-style => 'decimal',
});

# Numbering for Appendix A
$pdf->pageLabel(32, {
    -start => 1,
    -prefix => 'A-'
});

# Numbering for Appendix B
$pdf->pageLabel( 36, {
    -start => 1,
    -prefix => 'B-'
});

# Numbering for the Index
$pdf->pageLabel(40, {
    -style => 'Roman'
    -start => 1,
    -prefix => 'Index '
});
$pdf->finishobjects(@objects)
Force objects to be written to file if possible.

Example:

$pdf = PDF::Builder->new(-file => 'our/new.pdf');
...
$pdf->finishobjects($page, $gfx, $txt);
...
$pdf->save();
$pdf->update()
Saves a previously opened document.

Example:

$pdf = PDF::Builder->open('our/to/be/updated.pdf');
...
$pdf->update();
$pdf->saveas($file)
Save the document to $file and remove the object structure from memory.

Caution: Although the object $pdf will still exist, it is no longer usable for any purpose after invoking this method! You will receive error messages about "can't call method new_obj on an undefined value".

Example:

$pdf = PDF::Builder->new();
...
$pdf->saveas('our/new.pdf');
$pdf->save()
Save the document to an already-defined file (or filename) and remove the object structure from memory.

Caution: Although the object $pdf will still exist, it is no longer usable for any purpose after invoking this method! You will receive error messages about "can't call method new_obj on an undefined value".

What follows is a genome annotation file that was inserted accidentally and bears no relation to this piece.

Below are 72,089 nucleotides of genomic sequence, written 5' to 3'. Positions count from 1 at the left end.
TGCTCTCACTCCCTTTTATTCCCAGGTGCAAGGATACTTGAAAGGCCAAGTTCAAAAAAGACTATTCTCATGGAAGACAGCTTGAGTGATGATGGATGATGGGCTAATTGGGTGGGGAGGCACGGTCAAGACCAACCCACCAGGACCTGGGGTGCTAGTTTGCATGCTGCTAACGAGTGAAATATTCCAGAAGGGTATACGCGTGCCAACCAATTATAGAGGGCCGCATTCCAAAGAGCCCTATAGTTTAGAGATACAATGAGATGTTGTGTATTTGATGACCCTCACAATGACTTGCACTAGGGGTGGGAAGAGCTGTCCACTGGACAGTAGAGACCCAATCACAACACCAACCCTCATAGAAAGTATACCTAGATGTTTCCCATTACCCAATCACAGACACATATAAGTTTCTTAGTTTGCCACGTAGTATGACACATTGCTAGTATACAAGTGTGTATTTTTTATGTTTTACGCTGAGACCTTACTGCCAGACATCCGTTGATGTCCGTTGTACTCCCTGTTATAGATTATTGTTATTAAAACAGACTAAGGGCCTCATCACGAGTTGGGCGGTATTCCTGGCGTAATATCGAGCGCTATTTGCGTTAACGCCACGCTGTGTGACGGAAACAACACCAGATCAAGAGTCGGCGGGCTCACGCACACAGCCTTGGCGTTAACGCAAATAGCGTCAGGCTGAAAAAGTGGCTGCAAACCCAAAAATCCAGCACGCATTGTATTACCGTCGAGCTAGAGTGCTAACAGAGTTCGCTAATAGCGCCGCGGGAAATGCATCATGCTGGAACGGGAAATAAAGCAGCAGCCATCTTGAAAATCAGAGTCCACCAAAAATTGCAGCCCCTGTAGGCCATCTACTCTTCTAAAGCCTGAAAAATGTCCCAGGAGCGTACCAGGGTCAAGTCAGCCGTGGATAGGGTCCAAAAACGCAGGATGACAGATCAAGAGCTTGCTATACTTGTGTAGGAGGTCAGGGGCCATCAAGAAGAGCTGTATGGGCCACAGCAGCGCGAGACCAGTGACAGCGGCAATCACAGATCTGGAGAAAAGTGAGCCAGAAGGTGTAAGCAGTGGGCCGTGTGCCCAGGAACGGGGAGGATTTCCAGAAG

Example:

$pdf = PDF::Builder->new(-file => 'file_to_output');
...
$pdf->save();
$string = $pdf->stringify()
Return the document as a string and remove the object structure from memory.

Caution: Although the object $pdf will still exist, it is no longer usable for any purpose after invoking this method! You will receive error messages about "can't call method new_obj on an undefined value".

Example:

$pdf = PDF::Builder->new();
...
print $pdf->stringify();
$pdf->end()
Remove the object structure from memory. PDF::Builder contains circular references, so this call is necessary in long-running processes to keep from running out of memory.

This will be called automatically when you save or stringify a PDF. You should only need to call it explicitly if you are reading PDF files and not writing them.

$page = $pdf->page()
$page = $pdf->page($page_number)
Returns a new page object. By default, the page is added to the end of the document. If you give an existing page number, the new page will be inserted in that position, pushing existing pages back by 1 (e.g., page(5) would insert an empty page 5, with the old page 5 now page 6, etc.